Sonic Reflex Chair; Sony NW-E8 Walkman; HP Jornada 568; Symbol Technologies CS2000
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The Independent Online

Sonic Reflex Chair
From £1,000
Vibro Sonic Labs (01942 245 563);

Designed and built by Oliver Smith, a laid-back entrepreneur from Wigan, the Sonic Reflex Chair was originally intended to help deaf people "hear" music, by pumping selected parts of the music to different areas of the body. How? Under each cushion lies a speaker, so that your backside gets a blast of sub-bass while the tweeters serenade your head.

The result is a cocoon of sound and vibration that will massage away your worries. While lying back listening to Kruder and Dorfmeister, I felt as if the musicians were actually playing my body – an intense experience. In fact, the effect is so intoxicating that Oliver claims the chair has healing properties, which a number of therapists are already tapping into. And while it didn't change my life, it certainly made my day.

I didn't get the chance to realise its potential for home cinema, but the thought of watching Gladiator lying on one of these is almost enough to make me rush out and buy one. Almost.

Sony NW-E8 Walkman
Sony (08705 111 999);

Technology, eh? It just keeps getting smaller. Take Sony's new NW-E8 Walkman. All you get is a pair of headphones, and the music seems to appear magically from nowhere. The headphones have a built-in audio-player, which gets the music straight from the source to your ears. Sony uses its own ATRAC3 format, so if you also want to listen to your MP3s on it, the files need to be re-encoded before the player will accept them, which is a pain.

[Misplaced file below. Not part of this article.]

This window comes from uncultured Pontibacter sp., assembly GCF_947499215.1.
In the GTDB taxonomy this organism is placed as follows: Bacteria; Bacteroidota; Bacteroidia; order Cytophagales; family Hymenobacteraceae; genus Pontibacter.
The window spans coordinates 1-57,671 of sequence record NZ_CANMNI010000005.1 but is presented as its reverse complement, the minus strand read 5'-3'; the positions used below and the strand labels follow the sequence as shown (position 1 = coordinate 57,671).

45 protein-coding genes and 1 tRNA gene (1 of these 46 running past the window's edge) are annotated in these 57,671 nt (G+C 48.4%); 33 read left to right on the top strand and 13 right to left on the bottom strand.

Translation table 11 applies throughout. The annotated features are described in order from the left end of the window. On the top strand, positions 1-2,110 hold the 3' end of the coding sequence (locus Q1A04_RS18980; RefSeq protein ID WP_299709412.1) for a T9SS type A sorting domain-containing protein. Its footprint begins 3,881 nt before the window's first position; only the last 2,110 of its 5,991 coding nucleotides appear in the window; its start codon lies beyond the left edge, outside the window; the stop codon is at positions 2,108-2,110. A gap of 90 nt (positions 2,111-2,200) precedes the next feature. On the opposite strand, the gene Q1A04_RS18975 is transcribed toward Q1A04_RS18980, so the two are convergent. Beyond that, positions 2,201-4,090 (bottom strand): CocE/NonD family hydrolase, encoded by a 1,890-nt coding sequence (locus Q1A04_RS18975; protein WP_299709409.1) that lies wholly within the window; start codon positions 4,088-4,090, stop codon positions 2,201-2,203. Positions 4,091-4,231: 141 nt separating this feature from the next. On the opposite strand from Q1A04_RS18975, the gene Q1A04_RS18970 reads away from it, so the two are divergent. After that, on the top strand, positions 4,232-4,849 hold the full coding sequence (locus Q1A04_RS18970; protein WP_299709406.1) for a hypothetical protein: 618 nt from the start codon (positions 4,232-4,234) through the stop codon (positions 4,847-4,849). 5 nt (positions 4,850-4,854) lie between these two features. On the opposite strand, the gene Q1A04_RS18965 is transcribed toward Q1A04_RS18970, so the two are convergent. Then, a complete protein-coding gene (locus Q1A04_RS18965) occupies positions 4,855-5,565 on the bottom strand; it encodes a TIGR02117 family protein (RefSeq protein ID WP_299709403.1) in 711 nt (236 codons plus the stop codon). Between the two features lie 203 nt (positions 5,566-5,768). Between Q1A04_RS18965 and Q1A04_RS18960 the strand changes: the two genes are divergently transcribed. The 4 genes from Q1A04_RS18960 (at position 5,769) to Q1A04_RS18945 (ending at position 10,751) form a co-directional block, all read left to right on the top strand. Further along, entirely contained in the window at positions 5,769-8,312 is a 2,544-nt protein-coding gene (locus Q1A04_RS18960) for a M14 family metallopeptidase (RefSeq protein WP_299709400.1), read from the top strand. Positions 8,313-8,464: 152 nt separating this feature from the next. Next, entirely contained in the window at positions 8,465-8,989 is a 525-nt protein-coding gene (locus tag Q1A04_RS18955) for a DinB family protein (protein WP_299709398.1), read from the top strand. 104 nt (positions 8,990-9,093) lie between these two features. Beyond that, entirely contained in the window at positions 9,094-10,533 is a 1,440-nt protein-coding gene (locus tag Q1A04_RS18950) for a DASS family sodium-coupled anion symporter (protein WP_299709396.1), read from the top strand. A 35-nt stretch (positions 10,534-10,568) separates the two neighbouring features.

The controls are on the right-hand ear pad, alongside an LCD screen displaying track information. With a tweak of your ear you can skip, search and adjust the volume. But this makes the 'phones cumbersome, and without a headband, you couldn't run for the bus with them clinging precariously to your ears. They are also very expensive. But then, what price can you place on being at the cutting edge of technology?

HP Jornada 568
Hewlett-Packard (0870 547 4747);

For some time HP's Jornada range of Personal Digital Assistants (PDAs) have played second fiddle to the flashier models from Compaq and Casio. But with its new Pocket PC 2002 series, Jornada may be the one to be seen with this year. It looks sexy, has the longest battery life on the market at 14 hours, and a 65,000-colour display. HP has also just introduced a detachable keyboard, making it perfect for working on the go, as well as a digital camera (£199), which slots into the CompactFlash slot. You can then preview and edit your snaps on the Jornada screen and mail them straight to your mates, if you have a compatible WAP phone.

But with other models available for just £200, you have to ask yourself if that lush colour screen is worth the extra dosh.

Symbol Technologies CS2000
Symbol Technologies Ltd (0118 945 7000);

Three types of people make shopping lists; parents, dieters and the anally-retentive. I just wander around supermarkets for hours, hoping that interesting things will jump off the shelves at me. Which is why people like me should get one of these.

The CS2000 is a hand-held memory scanner that makes online shopping a breeze.When you finish a food item, just scan its barcode and the item is added to the electronic shopping list stored in its memory. Next time you want to shop, stick the scanner in its cradle attached to your PC's serial port, and with one click it's all done. But you can only use websites that endorse the scanner, so if you're a die-hard Tesco shopper you may not find it useful.